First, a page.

Vaginal Dryness: Causes and Moisturizing Treatments
During menopause, estrogen production slows and then stops. When that happens, a number of changes -- many of them unwelcome -- happen in a woman's body. Periods become irregular and then stop. You may have hot flashes, mood swings, a deeper voice, and an increase in facial hair.
Vaginal dryness is another common symptom of menopause -- and close to one out of every three women experiences it while going through "the change." And it becomes even more common after menopause. Vaginal dryness also can occur at any age from a number of different causes. It may seem like a minor irritation. But the lack of vaginal moisture can have a huge impact on your sex life. Fortunately, several treatments are available to relieve vaginal dryness.
By Colleen Oakley
You used to want to have sex. A lot. There was a time when you couldn't wait
to rip your guy's clothes off, when you felt empowered and excited by the mere
thought of a bedroom romp. Ah, the good ol' days. Recently, however, it seems
that watching American Idol — or watching paint dry — are more appealing
options than getting it on with your fella. Whatever happened to that sexy,
flirtatious girl you used to know? Don't worry — she's still in there.
While many of...
Normally, the walls of the vagina stay lubricated with a thin layer of clear fluid. The hormone estrogen helps maintain that fluid and keeps the lining of the vagina healthy, thick, and elastic. During menopause, the drop in estrogen levels reduces the amount of moisture available. It also makes the vagina thinner and less elastic. This is called vaginal atrophy.
In addition to menopause, estrogen levels can drop from:
Sjögren's syndrome (an autoimmune disorder that attacks cells in the body that produce moisture)
Allergy and cold medications and certain antidepressants
Lack of enough foreplay before sexual intercourse
No matter what the cause, vaginal dryness can be extremely uncomfortable. It can lead to itching, burning, and painful intercourse.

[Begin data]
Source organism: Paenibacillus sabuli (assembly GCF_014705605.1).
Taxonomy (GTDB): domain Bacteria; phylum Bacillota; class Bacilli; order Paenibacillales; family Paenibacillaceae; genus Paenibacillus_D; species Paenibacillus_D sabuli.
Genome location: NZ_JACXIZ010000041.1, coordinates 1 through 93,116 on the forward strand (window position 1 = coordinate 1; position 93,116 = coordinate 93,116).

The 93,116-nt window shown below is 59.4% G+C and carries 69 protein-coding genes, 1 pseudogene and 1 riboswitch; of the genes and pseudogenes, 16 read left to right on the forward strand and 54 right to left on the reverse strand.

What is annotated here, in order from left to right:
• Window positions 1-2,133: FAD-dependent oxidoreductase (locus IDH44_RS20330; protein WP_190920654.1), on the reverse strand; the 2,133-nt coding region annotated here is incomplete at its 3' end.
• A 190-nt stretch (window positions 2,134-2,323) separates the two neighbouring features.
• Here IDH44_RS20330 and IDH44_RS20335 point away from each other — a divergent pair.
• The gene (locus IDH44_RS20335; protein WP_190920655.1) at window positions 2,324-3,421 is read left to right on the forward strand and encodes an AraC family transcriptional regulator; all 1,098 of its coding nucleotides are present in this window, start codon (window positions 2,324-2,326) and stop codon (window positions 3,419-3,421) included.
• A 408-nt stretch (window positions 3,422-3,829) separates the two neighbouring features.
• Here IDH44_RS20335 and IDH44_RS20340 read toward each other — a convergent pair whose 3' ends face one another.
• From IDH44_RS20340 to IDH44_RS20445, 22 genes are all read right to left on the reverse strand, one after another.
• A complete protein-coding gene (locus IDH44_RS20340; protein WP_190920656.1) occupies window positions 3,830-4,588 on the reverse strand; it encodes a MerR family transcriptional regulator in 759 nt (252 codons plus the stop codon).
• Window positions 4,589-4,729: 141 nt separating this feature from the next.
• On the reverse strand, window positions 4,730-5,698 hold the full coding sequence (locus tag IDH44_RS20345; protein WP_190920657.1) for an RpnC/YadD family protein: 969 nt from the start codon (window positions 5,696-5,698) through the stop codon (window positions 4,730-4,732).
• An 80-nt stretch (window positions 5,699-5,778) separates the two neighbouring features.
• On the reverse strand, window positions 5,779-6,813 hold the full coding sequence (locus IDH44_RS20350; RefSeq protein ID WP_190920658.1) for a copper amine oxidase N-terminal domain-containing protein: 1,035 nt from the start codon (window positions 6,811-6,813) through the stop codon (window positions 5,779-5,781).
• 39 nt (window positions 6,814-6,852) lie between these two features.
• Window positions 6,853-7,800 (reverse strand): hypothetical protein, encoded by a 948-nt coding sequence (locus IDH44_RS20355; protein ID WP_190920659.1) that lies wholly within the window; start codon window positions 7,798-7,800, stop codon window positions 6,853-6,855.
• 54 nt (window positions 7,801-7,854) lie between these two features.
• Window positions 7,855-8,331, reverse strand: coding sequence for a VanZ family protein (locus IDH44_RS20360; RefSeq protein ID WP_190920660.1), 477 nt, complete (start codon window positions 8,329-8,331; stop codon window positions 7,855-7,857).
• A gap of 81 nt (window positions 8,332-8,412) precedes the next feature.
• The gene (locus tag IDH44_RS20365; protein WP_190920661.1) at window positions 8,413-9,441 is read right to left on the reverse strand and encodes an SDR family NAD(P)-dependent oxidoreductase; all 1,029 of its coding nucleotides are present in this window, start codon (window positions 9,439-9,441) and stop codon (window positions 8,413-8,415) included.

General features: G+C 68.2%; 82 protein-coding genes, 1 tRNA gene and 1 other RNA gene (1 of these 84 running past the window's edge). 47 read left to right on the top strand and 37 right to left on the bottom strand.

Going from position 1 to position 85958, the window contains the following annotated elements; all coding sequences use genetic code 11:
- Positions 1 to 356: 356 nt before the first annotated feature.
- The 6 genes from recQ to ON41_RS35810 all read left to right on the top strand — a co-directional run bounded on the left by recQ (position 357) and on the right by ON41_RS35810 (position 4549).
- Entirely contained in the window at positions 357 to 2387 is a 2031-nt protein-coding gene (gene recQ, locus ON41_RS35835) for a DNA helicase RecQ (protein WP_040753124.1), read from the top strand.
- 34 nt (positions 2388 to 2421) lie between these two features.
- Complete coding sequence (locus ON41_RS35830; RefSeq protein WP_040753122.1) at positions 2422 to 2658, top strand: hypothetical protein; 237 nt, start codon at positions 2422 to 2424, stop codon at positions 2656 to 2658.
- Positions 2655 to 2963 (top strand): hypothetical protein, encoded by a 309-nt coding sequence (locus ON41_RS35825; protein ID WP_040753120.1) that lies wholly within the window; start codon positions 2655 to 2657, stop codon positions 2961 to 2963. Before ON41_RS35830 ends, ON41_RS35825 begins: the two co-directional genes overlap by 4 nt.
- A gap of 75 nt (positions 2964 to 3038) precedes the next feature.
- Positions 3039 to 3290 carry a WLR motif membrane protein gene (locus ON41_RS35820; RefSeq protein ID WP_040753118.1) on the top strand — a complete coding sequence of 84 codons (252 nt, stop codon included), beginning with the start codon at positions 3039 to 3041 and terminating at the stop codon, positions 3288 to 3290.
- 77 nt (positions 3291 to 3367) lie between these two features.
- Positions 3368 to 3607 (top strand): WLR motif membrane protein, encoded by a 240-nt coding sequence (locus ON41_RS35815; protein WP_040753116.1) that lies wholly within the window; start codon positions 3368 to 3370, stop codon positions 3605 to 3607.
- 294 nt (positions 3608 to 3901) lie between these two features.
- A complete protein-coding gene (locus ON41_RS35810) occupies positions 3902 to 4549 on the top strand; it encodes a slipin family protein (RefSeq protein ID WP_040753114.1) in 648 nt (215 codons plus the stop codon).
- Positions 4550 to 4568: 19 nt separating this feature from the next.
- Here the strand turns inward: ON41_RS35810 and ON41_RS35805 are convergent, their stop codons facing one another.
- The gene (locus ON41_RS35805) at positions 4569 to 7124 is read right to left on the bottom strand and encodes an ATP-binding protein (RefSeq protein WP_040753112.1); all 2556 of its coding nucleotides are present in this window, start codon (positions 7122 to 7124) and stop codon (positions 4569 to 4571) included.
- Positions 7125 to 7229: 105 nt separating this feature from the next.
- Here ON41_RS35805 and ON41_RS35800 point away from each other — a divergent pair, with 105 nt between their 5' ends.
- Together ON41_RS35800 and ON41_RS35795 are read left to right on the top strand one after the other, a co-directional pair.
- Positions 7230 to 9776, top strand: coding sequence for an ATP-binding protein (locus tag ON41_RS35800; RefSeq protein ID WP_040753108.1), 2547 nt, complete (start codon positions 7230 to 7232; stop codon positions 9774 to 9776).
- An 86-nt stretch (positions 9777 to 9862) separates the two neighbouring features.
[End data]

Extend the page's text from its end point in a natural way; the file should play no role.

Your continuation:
How is vaginal dryness diagnosed?
Any burning, itching, or discomfort in the vaginal area warrants a call to your doctor or gynecologist. The doctor will take a health history and find out how long you've been experiencing symptoms and whether anything -- such as douching or taking medication -- seems to worsen them.
Your doctor will then do a pelvic exam, checking your vagina for any thinning or redness. The exam will help rule out other possible causes for your discomfort, including a urinary tract infection. The doctor may also do a Pap test to remove and test cells from your vaginal wall or cervix.
How is vaginal dryness treated?
The most common treatment for vaginal dryness due to low estrogen levels is topical estrogen therapy. Topical estrogen replaces some of the hormone your body is no longer making. That helps relieve vaginal symptoms, but it doesn't put as much estrogen in your bloodstream as oral estrogen hormone therapy (HT).
Most women use one of three types of vaginal estrogen:
Vaginal estrogen ring (Estring). You or your doctor inserts this soft, flexible ring into the vagina. There it releases a steady stream of estrogen directly to the vaginal tissues. The ring is replaced every three months.
Vaginal estrogen tablet (Vagifem). You use a disposable applicator to insert a tablet into your vagina once a day for the first two weeks of treatment. Then you insert it twice a week until you no longer need it.
Vaginal estrogen cream (Estrace, Premarin). You use an applicator to insert the cream into your vagina. How often you apply the cream depends on the brand. Estrace is applied every day for the first two to four weeks and then one to three times a week. Premarin is taken on a rotating schedule, in which you apply it every day for a few weeks and then don't apply it for an entire week.